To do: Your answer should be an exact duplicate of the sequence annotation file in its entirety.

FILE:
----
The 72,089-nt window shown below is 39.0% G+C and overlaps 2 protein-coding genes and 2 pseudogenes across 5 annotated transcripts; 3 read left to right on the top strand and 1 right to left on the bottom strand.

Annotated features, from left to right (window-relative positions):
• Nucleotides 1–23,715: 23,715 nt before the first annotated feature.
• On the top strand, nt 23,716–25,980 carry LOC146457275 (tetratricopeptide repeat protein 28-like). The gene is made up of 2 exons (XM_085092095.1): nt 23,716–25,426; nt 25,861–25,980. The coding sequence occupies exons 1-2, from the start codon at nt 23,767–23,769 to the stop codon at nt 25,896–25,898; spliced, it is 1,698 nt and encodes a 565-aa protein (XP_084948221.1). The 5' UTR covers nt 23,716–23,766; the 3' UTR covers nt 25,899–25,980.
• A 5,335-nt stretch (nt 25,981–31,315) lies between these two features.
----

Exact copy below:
The 72,089-nt window shown below is 39.0% G+C and overlaps 2 protein-coding genes and 2 pseudogenes across 5 annotated transcripts; 3 read left to right on the top strand and 1 right to left on the bottom strand.

Annotated features, from left to right (window-relative positions):
• Nucleotides 1–23,715: 23,715 nt before the first annotated feature.
• On the top strand, nt 23,716–25,980 carry LOC146457275 (tetratricopeptide repeat protein 28-like). The gene is made up of 2 exons (XM_085092095.1): nt 23,716–25,426; nt 25,861–25,980. The coding sequence occupies exons 1-2, from the start codon at nt 23,767–23,769 to the stop codon at nt 25,896–25,898; spliced, it is 1,698 nt and encodes a 565-aa protein (XP_084948221.1). The 5' UTR covers nt 23,716–23,766; the 3' UTR covers nt 25,899–25,980.
• A 5,335-nt stretch (nt 25,981–31,315) lies between these two features.